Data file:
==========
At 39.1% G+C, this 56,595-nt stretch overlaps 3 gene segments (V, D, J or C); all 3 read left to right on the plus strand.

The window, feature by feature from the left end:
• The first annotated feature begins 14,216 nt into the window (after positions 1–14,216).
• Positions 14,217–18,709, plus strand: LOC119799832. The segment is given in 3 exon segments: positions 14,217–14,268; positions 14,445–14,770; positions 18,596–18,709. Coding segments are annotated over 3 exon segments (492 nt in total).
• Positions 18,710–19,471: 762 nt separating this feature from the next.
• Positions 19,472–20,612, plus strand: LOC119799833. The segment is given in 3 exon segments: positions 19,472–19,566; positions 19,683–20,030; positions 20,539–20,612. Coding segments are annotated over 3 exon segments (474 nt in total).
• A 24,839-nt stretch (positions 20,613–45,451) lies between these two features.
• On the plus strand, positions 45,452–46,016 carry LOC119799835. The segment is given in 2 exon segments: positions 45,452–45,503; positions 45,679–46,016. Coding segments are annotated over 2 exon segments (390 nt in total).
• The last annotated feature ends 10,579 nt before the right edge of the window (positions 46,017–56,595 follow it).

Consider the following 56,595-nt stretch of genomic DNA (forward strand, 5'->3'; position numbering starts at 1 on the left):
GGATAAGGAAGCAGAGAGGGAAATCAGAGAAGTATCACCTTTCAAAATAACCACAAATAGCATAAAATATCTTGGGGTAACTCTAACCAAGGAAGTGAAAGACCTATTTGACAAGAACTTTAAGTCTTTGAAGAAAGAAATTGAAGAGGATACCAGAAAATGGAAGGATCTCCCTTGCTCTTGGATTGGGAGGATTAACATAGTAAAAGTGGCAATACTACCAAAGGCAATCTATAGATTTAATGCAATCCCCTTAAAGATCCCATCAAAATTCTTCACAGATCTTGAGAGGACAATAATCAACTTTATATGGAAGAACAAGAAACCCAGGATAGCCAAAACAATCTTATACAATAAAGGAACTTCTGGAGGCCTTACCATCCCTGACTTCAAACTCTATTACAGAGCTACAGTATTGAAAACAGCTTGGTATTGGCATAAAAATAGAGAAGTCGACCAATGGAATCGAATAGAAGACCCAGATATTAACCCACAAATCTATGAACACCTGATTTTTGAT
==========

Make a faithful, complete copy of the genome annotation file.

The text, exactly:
At 39.1% G+C, this 56,595-nt stretch overlaps 3 gene segments (V, D, J or C); all 3 read left to right on the plus strand.

The window, feature by feature from the left end:
• The first annotated feature begins 14,216 nt into the window (after positions 1–14,216).
• Positions 14,217–18,709, plus strand: LOC119799832. The segment is given in 3 exon segments: positions 14,217–14,268; positions 14,445–14,770; positions 18,596–18,709. Coding segments are annotated over 3 exon segments (492 nt in total).
• Positions 18,710–19,471: 762 nt separating this feature from the next.
• Positions 19,472–20,612, plus strand: LOC119799833. The segment is given in 3 exon segments: positions 19,472–19,566; positions 19,683–20,030; positions 20,539–20,612. Coding segments are annotated over 3 exon segments (474 nt in total).
• A 24,839-nt stretch (positions 20,613–45,451) lies between these two features.
• On the plus strand, positions 45,452–46,016 carry LOC119799835. The segment is given in 2 exon segments: positions 45,452–45,503; positions 45,679–46,016. Coding segments are annotated over 2 exon segments (390 nt in total).
• The last annotated feature ends 10,579 nt before the right edge of the window (positions 46,017–56,595 follow it).

Consider the following 56,595-nt stretch of genomic DNA (forward strand, 5'->3'; position numbering starts at 1 on the left):
GGATAAGGAAGCAGAGAGGGAAATCAGAGAAGTATCACCTTTCAAAATAACCACAAATAGCATAAAATATCTTGGGGTAACTCTAACCAAGGAAGTGAAAGACCTATTTGACAAGAACTTTAAGTCTTTGAAGAAAGAAATTGAAGAGGATACCAGAAAATGGAAGGATCTCCCTTGCTCTTGGATTGGGAGGATTAACATAGTAAAAGTGGCAATACTACCAAAGGCAATCTATAGATTTAATGCAATCCCCTTAAAGATCCCATCAAAATTCTTCACAGATCTTGAGAGGACAATAATCAACTTTATATGGAAGAACAAGAAACCCAGGATAGCCAAAACAATCTTATACAATAAAGGAACTTCTGGAGGCCTTACCATCCCTGACTTCAAACTCTATTACAGAGCTACAGTATTGAAAACAGCTTGGTATTGGCATAAAAATAGAGAAGTCGACCAATGGAATCGAATAGAAGACCCAGATATTAACCCACAAATCTATGAACACCTGATTTTTGAT